-Clean with a soft brush, with a product that removes the grey, grease stains and oils.
-Revive with a flexible spreading brush and a product that restores the natural teak colour.
-Feed with a teak oil. There are a number of products depending on whether one wishes to lightly stain the teak or retain the original colour.


Read the manufacturers information well, dilute if necessary, with the volumes indicated and above all follow the application times. You will be plesantly surprised


True in word and deed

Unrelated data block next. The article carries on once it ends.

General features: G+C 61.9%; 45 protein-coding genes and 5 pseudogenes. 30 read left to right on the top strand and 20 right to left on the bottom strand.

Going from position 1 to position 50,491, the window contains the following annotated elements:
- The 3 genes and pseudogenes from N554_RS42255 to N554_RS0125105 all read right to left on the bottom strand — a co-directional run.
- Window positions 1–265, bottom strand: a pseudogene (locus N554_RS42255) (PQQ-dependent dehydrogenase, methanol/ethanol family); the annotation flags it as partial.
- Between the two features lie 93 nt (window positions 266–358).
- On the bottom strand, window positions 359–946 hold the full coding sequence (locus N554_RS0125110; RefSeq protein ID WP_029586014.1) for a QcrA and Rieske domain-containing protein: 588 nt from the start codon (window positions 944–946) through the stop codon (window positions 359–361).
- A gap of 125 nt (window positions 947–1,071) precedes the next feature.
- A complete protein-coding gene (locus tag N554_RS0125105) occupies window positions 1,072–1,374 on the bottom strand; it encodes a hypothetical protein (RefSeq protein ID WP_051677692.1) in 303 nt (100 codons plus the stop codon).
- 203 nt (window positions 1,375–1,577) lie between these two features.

AD does not follow the current fashion, exclusively marketing and advertising based on misleading words such as, “100% Ecological,” “100% organic,” “100% green,” or, “100% natural.” We provide only essential information, which is needed to judge both products and their environmental effect. For example, the indication 100% biodegradable never states whether the statement is 100% of the entire form of the products or just the surfactants contained therein. It is necessary to know that the raw materials used in the making of certain products, “eco-labelled,” may be of petroleum origin. In contrast, surfactants of vegetable origin products may have been chemically altered. The 100% natural misleads the consumer. Finally, it is important to know that even vegetable extracts may be as toxic to flora and fauna, as the synthetic kind. Be aware that not every plant may be used in its natural form. It is often necessary to extract, modify or separate molecules by chemical or